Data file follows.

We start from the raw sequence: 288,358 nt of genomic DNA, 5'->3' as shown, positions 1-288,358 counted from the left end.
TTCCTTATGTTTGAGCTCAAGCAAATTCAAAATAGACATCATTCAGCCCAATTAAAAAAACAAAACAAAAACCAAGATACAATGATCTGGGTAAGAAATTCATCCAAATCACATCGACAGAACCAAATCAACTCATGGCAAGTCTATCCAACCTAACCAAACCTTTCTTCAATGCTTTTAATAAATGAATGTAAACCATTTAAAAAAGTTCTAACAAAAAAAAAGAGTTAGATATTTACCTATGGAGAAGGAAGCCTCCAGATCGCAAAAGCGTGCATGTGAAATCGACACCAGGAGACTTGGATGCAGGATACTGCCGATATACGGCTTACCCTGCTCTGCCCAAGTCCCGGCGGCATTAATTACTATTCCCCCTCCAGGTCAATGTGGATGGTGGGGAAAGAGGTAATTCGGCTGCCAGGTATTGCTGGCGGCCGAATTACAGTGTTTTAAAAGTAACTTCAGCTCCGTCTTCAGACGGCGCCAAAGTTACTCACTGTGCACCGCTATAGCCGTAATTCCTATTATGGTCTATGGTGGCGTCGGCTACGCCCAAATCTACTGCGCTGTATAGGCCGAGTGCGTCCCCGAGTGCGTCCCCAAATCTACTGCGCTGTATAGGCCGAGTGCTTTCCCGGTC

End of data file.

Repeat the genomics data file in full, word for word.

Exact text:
We start from the raw sequence: 288,358 nt of genomic DNA, 5'->3' as shown, positions 1-288,358 counted from the left end.
TTCCTTATGTTTGAGCTCAAGCAAATTCAAAATAGACATCATTCAGCCCAATTAAAAAAACAAAACAAAAACCAAGATACAATGATCTGGGTAAGAAATTCATCCAAATCACATCGACAGAACCAAATCAACTCATGGCAAGTCTATCCAACCTAACCAAACCTTTCTTCAATGCTTTTAATAAATGAATGTAAACCATTTAAAAAAGTTCTAACAAAAAAAAAGAGTTAGATATTTACCTATGGAGAAGGAAGCCTCCAGATCGCAAAAGCGTGCATGTGAAATCGACACCAGGAGACTTGGATGCAGGATACTGCCGATATACGGCTTACCCTGCTCTGCCCAAGTCCCGGCGGCATTAATTACTATTCCCCCTCCAGGTCAATGTGGATGGTGGGGAAAGAGGTAATTCGGCTGCCAGGTATTGCTGGCGGCCGAATTACAGTGTTTTAAAAGTAACTTCAGCTCCGTCTTCAGACGGCGCCAAAGTTACTCACTGTGCACCGCTATAGCCGTAATTCCTATTATGGTCTATGGTGGCGTCGGCTACGCCCAAATCTACTGCGCTGTATAGGCCGAGTGCGTCCCCGAGTGCGTCCCCAAATCTACTGCGCTGTATAGGCCGAGTGCTTTCCCGGTC